The 45-year-old (at the time the contract is signed) pays a much higher annual premium than the 30-year-old. For example, suppose the annual premium for 30 year olds can be 80,000 while it can be 90,000 for 45 year olds.
And this will decrease the return for the older investor.
By the way, this is not just about LIC Bima Jyoti. This applies to all traditional life insurance and ULIP. Your age at entry will affect your return on investment in ULIPs and traditional plans.
If all else is the same, an older investor will get lower returns.
LIC Bima Jyoti (Plan 360): What will the returns be?
The returns from non-participating plans are usually quite low. Don’t expect anything other than this plan.
I am copying the sample premium from the product brochure available on the LIC website.
Include one of the return calculation examples.
Entry age: 30 years
Contract term: 20 years.
Premium payment term: 15 years
So you pay the premium for 15 years. And get a term advantage after 20 years.
Insured basic sum (BSA): Rs 10 lacs
Annual premium: Rs 77,790 (includes drivers who have died in an accident and are disabled). The premium for the first year is Rs 82,290 (including 4.5% GST). Premium for the following year: Rs 79,540.
What is the due amount?
We already know that. Rs 10 lacs (BSA) + (50/1000) * 10 lacs * 20 years = Rs 20 lacs.
This corresponds to an IRR (net return) of 3.93% pa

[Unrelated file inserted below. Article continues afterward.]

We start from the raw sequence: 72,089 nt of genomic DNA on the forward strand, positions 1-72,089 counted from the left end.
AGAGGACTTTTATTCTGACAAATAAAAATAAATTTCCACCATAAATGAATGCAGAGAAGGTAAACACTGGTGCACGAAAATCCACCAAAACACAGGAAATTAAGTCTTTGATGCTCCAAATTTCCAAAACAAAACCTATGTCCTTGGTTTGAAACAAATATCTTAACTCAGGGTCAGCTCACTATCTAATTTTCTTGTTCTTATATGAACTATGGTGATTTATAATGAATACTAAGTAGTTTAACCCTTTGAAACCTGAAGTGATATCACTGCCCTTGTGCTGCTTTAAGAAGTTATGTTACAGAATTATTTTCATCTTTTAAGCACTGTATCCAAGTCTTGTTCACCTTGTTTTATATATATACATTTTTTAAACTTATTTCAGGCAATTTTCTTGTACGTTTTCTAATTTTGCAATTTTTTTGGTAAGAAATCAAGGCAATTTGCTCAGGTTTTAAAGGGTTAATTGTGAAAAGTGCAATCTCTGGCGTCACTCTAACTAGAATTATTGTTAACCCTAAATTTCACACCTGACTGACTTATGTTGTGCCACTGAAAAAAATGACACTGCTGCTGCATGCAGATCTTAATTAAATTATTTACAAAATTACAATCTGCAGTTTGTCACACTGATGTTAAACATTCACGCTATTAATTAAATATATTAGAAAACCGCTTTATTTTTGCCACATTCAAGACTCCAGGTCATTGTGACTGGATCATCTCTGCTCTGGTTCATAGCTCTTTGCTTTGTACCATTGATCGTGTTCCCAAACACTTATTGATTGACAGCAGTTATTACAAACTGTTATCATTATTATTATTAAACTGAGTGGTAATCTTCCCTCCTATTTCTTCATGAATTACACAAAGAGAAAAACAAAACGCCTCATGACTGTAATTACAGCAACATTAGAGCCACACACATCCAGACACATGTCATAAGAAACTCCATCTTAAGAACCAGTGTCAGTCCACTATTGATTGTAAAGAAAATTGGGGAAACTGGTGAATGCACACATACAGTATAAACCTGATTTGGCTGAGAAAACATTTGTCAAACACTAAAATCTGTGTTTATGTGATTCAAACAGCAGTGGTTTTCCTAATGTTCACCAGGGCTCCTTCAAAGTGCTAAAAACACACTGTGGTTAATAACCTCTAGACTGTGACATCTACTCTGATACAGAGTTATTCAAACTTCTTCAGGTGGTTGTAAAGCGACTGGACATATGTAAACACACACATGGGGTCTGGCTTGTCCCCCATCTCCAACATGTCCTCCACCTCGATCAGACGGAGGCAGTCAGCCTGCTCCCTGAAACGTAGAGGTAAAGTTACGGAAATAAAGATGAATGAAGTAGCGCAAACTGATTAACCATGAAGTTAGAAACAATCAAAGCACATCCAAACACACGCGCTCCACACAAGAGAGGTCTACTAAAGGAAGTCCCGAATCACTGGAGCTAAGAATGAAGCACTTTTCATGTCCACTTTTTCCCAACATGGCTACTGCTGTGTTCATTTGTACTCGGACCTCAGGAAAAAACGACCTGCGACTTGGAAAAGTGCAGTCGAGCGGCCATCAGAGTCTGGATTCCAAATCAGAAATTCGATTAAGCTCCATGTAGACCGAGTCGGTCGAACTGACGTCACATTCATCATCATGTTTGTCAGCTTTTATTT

That’s too low for a long-term investment.
Also note that these returns are for a 30 year old only. If the entry age is higher, the premium is lower (with the same maturity benefit of 20 lacs).
For example, if a 50 year old investor buys the same plan (20 year contract term) from 10 rupees, they will have to pay an annual premium (before tax) of 88,178 rupees (instead of 77,790 rupees for 30 year old). Both have the same maturity value of Rs 20 lacs.
Therefore, the returns for 50-year-olds are lower at 2.98% pa (instead of 3.93% pa for 30-year-olds).
Should You Invest?
The returns are too low for a long-term investment. And if you want to expand your coverage, buy simple risk insurance.
I see limited merit in this plan.
I read a strange illustration about LIC Bima Jyoti in a Financial Express article that messed up premium payment terms and policies and showed an IRR of 7.15% pa. That doesn’t make much sense. You will not receive more than 7% pa from this plan. That’s for sure.